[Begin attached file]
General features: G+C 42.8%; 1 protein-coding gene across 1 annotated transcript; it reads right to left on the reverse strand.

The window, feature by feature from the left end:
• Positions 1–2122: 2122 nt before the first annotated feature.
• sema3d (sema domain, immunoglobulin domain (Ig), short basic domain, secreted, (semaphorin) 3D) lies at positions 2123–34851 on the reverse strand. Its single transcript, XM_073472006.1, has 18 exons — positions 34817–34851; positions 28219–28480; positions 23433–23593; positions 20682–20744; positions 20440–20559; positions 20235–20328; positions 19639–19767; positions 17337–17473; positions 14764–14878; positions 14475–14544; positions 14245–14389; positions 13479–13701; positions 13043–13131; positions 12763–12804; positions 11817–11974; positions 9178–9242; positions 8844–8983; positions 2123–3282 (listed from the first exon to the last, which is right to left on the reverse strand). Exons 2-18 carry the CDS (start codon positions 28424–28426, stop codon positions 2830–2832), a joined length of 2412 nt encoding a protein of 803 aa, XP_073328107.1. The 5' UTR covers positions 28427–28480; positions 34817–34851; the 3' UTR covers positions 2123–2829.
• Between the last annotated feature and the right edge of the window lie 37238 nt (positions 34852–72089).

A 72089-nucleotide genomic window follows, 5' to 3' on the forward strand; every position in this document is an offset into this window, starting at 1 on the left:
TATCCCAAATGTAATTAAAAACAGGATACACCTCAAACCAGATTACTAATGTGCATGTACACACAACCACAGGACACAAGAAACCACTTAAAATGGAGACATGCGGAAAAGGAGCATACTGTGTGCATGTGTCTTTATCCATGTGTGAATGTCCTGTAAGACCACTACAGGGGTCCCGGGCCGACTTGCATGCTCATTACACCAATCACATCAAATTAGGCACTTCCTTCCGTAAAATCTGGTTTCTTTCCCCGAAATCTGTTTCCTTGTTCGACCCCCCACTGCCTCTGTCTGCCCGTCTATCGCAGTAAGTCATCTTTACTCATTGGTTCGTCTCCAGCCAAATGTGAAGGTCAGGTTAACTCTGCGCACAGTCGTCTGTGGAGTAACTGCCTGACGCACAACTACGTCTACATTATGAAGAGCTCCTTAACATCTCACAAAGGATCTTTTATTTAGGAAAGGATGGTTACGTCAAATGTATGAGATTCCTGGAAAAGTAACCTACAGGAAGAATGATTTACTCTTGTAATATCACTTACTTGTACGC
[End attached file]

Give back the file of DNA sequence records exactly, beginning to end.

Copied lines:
General features: G+C 42.8%; 1 protein-coding gene across 1 annotated transcript; it reads right to left on the reverse strand.

The window, feature by feature from the left end:
• Positions 1–2122: 2122 nt before the first annotated feature.
• sema3d (sema domain, immunoglobulin domain (Ig), short basic domain, secreted, (semaphorin) 3D) lies at positions 2123–34851 on the reverse strand. Its single transcript, XM_073472006.1, has 18 exons — positions 34817–34851; positions 28219–28480; positions 23433–23593; positions 20682–20744; positions 20440–20559; positions 20235–20328; positions 19639–19767; positions 17337–17473; positions 14764–14878; positions 14475–14544; positions 14245–14389; positions 13479–13701; positions 13043–13131; positions 12763–12804; positions 11817–11974; positions 9178–9242; positions 8844–8983; positions 2123–3282 (listed from the first exon to the last, which is right to left on the reverse strand). Exons 2-18 carry the CDS (start codon positions 28424–28426, stop codon positions 2830–2832), a joined length of 2412 nt encoding a protein of 803 aa, XP_073328107.1. The 5' UTR covers positions 28427–28480; positions 34817–34851; the 3' UTR covers positions 2123–2829.
• Between the last annotated feature and the right edge of the window lie 37238 nt (positions 34852–72089).

A 72089-nucleotide genomic window follows, 5' to 3' on the forward strand; every position in this document is an offset into this window, starting at 1 on the left:
TATCCCAAATGTAATTAAAAACAGGATACACCTCAAACCAGATTACTAATGTGCATGTACACACAACCACAGGACACAAGAAACCACTTAAAATGGAGACATGCGGAAAAGGAGCATACTGTGTGCATGTGTCTTTATCCATGTGTGAATGTCCTGTAAGACCACTACAGGGGTCCCGGGCCGACTTGCATGCTCATTACACCAATCACATCAAATTAGGCACTTCCTTCCGTAAAATCTGGTTTCTTTCCCCGAAATCTGTTTCCTTGTTCGACCCCCCACTGCCTCTGTCTGCCCGTCTATCGCAGTAAGTCATCTTTACTCATTGGTTCGTCTCCAGCCAAATGTGAAGGTCAGGTTAACTCTGCGCACAGTCGTCTGTGGAGTAACTGCCTGACGCACAACTACGTCTACATTATGAAGAGCTCCTTAACATCTCACAAAGGATCTTTTATTTAGGAAAGGATGGTTACGTCAAATGTATGAGATTCCTGGAAAAGTAACCTACAGGAAGAATGATTTACTCTTGTAATATCACTTACTTGTACGC